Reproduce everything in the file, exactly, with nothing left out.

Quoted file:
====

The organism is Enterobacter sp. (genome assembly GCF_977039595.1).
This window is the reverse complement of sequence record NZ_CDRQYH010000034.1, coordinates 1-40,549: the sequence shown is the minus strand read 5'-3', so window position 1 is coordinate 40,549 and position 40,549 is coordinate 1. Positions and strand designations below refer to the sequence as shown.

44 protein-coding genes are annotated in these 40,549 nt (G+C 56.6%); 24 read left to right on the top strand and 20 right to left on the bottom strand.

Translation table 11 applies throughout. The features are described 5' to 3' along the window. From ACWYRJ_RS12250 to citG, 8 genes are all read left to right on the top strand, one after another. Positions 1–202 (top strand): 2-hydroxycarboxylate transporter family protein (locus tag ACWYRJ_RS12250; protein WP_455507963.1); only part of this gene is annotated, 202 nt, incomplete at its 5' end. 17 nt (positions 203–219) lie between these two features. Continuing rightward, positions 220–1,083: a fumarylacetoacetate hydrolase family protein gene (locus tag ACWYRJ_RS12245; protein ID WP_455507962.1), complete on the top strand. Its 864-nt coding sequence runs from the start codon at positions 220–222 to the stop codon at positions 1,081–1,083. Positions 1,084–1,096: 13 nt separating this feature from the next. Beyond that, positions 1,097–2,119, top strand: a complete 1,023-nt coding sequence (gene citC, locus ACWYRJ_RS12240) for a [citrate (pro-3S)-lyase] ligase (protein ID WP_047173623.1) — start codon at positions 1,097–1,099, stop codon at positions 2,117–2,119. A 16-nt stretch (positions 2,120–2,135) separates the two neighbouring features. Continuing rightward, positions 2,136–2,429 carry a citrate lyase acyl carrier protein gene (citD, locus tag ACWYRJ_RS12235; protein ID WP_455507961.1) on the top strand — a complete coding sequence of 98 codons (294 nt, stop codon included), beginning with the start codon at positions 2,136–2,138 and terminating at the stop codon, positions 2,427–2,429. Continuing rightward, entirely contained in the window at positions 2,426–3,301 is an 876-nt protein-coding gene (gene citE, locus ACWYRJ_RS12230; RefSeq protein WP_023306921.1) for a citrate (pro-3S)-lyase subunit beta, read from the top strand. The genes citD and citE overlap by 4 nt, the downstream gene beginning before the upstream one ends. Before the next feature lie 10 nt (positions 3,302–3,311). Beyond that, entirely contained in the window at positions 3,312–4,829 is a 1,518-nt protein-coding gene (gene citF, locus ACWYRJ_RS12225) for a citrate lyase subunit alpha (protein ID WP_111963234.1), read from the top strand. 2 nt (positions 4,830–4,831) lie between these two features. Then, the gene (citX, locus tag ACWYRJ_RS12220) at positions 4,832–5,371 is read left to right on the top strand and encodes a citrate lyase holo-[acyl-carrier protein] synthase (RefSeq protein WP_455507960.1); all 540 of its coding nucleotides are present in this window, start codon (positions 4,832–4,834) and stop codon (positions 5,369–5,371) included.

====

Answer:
The organism is Enterobacter sp. (genome assembly GCF_977039595.1).
This window is the reverse complement of sequence record NZ_CDRQYH010000034.1, coordinates 1-40,549: the sequence shown is the minus strand read 5'-3', so window position 1 is coordinate 40,549 and position 40,549 is coordinate 1. Positions and strand designations below refer to the sequence as shown.

44 protein-coding genes are annotated in these 40,549 nt (G+C 56.6%); 24 read left to right on the top strand and 20 right to left on the bottom strand.

Translation table 11 applies throughout. The features are described 5' to 3' along the window. From ACWYRJ_RS12250 to citG, 8 genes are all read left to right on the top strand, one after another. Positions 1–202 (top strand): 2-hydroxycarboxylate transporter family protein (locus tag ACWYRJ_RS12250; protein WP_455507963.1); only part of this gene is annotated, 202 nt, incomplete at its 5' end. 17 nt (positions 203–219) lie between these two features. Continuing rightward, positions 220–1,083: a fumarylacetoacetate hydrolase family protein gene (locus tag ACWYRJ_RS12245; protein ID WP_455507962.1), complete on the top strand. Its 864-nt coding sequence runs from the start codon at positions 220–222 to the stop codon at positions 1,081–1,083. Positions 1,084–1,096: 13 nt separating this feature from the next. Beyond that, positions 1,097–2,119, top strand: a complete 1,023-nt coding sequence (gene citC, locus ACWYRJ_RS12240) for a [citrate (pro-3S)-lyase] ligase (protein ID WP_047173623.1) — start codon at positions 1,097–1,099, stop codon at positions 2,117–2,119. A 16-nt stretch (positions 2,120–2,135) separates the two neighbouring features. Continuing rightward, positions 2,136–2,429 carry a citrate lyase acyl carrier protein gene (citD, locus tag ACWYRJ_RS12235; protein ID WP_455507961.1) on the top strand — a complete coding sequence of 98 codons (294 nt, stop codon included), beginning with the start codon at positions 2,136–2,138 and terminating at the stop codon, positions 2,427–2,429. Continuing rightward, entirely contained in the window at positions 2,426–3,301 is an 876-nt protein-coding gene (gene citE, locus ACWYRJ_RS12230; RefSeq protein WP_023306921.1) for a citrate (pro-3S)-lyase subunit beta, read from the top strand. The genes citD and citE overlap by 4 nt, the downstream gene beginning before the upstream one ends. Before the next feature lie 10 nt (positions 3,302–3,311). Beyond that, entirely contained in the window at positions 3,312–4,829 is a 1,518-nt protein-coding gene (gene citF, locus ACWYRJ_RS12225) for a citrate lyase subunit alpha (protein ID WP_111963234.1), read from the top strand. 2 nt (positions 4,830–4,831) lie between these two features. Then, the gene (citX, locus tag ACWYRJ_RS12220) at positions 4,832–5,371 is read left to right on the top strand and encodes a citrate lyase holo-[acyl-carrier protein] synthase (RefSeq protein WP_455507960.1); all 540 of its coding nucleotides are present in this window, start codon (positions 4,832–4,834) and stop codon (positions 5,369–5,371) included.